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Japanese Milling Executives Take Coast to Coast Look at U.S. Wheat Crop
April 24, 2014


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ARLINGTON, Virginia — Five flour milling executives from Japan’s leading milling companies will travel coast to coast April 27 to May 5 for a firsthand look at this year’s wheat crop. U.S. Wheat Associates (USW) regularly brings trade teams from Japan to the United States as part of long-term market development activities.

“USW maintains a constant effort to keep Japanese millers and end-uses aware of the merits of U.S. wheat,” said USW Country Director Wataru “Charlie” Utsunomiya, based in Tokyo. “Teams like these allow USW to develop close working relations and mutual reliance between U.S. wheat growers and Japanese millers on a steady supply of high quality wheat.”

The team will make stops in Washington, DC, Fargo, ND, Omaha, NE and Portland, OR. During meetings with wheat farmers, grain industry representatives and university researchers, the team will discuss the U.S. wheat supply and demand picture, including anticipated quality, availability and price.

In addition to discussing the crop outlook, the team will discuss new innovations in wheat research, including biotech wheat and its role in growing more and better wheat with less impact on the environment. Meetings will also focus on the Trans-Pacific Partnership negotiations that are underway between Japan, the United States and 10 other countries. Market access on agricultural goods, including wheat, has been a difficult area and is a focus area of the current U.S. and Japanese talks.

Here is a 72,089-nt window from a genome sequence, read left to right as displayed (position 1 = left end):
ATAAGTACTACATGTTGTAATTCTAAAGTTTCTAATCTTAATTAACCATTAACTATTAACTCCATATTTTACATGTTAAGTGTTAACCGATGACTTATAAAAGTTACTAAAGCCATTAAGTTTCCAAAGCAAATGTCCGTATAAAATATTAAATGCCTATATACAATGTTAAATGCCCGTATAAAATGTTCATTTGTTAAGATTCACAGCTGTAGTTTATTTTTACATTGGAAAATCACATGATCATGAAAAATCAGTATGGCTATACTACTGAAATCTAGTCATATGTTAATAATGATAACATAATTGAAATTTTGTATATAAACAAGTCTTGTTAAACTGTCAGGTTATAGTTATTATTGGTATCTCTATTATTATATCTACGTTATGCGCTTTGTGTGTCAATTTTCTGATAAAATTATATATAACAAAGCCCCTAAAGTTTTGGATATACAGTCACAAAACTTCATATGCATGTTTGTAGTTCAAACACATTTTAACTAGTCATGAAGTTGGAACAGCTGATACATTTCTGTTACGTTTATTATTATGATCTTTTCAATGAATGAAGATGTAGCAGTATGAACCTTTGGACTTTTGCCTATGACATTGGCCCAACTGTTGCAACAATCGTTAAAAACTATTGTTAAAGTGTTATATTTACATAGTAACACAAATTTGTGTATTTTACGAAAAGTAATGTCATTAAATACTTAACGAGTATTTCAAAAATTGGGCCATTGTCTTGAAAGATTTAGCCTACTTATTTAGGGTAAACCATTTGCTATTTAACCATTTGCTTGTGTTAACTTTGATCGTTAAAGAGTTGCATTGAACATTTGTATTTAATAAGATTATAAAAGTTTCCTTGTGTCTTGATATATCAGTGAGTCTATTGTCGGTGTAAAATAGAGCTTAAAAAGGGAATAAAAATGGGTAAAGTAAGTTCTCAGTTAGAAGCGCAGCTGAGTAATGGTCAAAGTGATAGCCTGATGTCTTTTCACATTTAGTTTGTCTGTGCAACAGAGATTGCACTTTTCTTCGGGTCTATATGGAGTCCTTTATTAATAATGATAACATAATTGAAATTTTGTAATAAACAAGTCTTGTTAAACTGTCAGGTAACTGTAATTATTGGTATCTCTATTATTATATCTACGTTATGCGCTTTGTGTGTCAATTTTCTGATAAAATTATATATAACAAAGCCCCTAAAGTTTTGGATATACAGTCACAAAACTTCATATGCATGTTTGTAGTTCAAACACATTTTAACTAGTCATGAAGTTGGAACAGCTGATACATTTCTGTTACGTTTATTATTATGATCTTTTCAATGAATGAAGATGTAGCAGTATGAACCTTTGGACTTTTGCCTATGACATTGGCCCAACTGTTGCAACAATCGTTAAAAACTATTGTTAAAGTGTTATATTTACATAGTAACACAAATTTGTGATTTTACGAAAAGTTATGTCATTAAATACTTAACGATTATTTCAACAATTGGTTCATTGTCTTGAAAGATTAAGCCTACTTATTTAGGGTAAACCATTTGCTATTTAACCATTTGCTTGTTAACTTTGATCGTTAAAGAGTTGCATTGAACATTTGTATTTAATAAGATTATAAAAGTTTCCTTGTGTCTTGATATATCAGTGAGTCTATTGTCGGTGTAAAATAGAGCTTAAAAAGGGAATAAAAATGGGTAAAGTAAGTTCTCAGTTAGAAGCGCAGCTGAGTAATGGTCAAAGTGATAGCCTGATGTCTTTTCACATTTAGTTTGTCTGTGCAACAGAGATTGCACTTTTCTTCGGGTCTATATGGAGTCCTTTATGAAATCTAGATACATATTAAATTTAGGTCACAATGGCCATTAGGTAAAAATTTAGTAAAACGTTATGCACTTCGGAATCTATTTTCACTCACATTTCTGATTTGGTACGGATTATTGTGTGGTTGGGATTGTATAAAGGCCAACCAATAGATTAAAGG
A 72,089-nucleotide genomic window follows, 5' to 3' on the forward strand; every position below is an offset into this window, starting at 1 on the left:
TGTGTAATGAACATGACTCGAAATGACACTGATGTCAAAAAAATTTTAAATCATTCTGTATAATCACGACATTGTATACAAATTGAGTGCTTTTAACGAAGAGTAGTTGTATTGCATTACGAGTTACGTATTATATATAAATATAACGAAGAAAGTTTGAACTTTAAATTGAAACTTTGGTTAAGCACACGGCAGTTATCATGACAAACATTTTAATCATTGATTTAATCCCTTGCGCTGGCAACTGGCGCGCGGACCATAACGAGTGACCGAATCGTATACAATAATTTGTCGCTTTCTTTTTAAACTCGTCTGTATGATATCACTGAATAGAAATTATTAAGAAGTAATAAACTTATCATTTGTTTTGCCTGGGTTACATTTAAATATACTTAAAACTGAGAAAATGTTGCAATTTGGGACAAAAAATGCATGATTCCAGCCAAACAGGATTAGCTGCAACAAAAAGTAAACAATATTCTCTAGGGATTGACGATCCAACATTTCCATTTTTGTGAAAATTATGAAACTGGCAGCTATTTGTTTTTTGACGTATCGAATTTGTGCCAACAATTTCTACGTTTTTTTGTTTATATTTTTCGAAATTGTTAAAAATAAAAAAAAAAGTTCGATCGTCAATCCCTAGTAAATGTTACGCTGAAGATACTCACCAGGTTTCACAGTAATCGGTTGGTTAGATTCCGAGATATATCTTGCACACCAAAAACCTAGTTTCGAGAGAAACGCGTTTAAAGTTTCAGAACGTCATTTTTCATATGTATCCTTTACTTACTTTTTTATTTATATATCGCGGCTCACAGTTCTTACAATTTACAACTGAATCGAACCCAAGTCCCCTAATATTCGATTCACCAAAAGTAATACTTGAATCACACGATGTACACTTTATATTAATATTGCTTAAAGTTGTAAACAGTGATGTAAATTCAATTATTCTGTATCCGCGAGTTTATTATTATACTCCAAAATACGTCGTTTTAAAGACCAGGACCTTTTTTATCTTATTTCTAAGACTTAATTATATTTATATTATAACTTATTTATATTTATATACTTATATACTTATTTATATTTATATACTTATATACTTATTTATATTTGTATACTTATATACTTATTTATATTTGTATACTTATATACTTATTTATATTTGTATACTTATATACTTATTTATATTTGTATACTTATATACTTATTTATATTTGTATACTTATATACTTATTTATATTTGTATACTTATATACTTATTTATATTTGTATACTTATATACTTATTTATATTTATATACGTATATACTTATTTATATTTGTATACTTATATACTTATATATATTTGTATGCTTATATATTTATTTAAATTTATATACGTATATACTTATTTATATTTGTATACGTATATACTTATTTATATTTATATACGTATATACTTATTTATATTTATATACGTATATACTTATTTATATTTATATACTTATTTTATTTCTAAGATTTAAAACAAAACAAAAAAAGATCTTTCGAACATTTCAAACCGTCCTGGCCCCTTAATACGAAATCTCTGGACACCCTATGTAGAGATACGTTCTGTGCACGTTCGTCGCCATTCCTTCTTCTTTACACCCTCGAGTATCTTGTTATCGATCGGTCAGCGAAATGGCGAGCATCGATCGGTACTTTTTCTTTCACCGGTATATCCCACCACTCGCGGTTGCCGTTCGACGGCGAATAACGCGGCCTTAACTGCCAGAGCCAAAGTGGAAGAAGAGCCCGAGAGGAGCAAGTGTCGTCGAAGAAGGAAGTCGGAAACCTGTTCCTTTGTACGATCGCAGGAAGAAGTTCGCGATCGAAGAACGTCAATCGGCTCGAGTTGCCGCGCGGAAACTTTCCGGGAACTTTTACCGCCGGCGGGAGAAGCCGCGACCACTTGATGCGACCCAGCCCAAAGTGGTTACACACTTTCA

USW collaborated with the North American Export Grain Association, the North American Millers’ Association, USDA, the Nebraska Wheat Board, the North Dakota Wheat Commission, the Oregon Wheat Commission and the Northern Crops Institute to organize this trade team.

USW is the industry’s market development organization working in more than 100 countries. Its mission is to “develop, maintain, and expand international markets to enhance the profitability of U.S. wheat producers and their customers.” USW activities are made possible through producer checkoff dollars managed by 19 state wheat commissions and cost-share funding provided by FAS. USW maintains 17 offices strategically located around the world to help wheat buyers, millers, bakers, wheat food processors and government officials understand the quality, value and reliability of all six classes of U.S. wheat.

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2014 Japanese Milling Executives Team - Team Members

Mr. Toshifumi Horiuchi
General Manager, Nippon Flour Mills Co.

Mr. Kazuhiko Niitsuma
Managing Director, Showa Sangyo Co.

Mr. Shuhei Koga
President, Taiyo Flour Mills

Mr. Kazuhiro Takamine
Director and President, Torigoe Flour Mills

Mr. Masaaki Kadota
Executive Director, Flour Millers Association

Mr. Wataru “Charlie” Utsunomiya
Country Director, Japan, U.S. Wheat Associates

U.S.-Japan Partnership in Wheat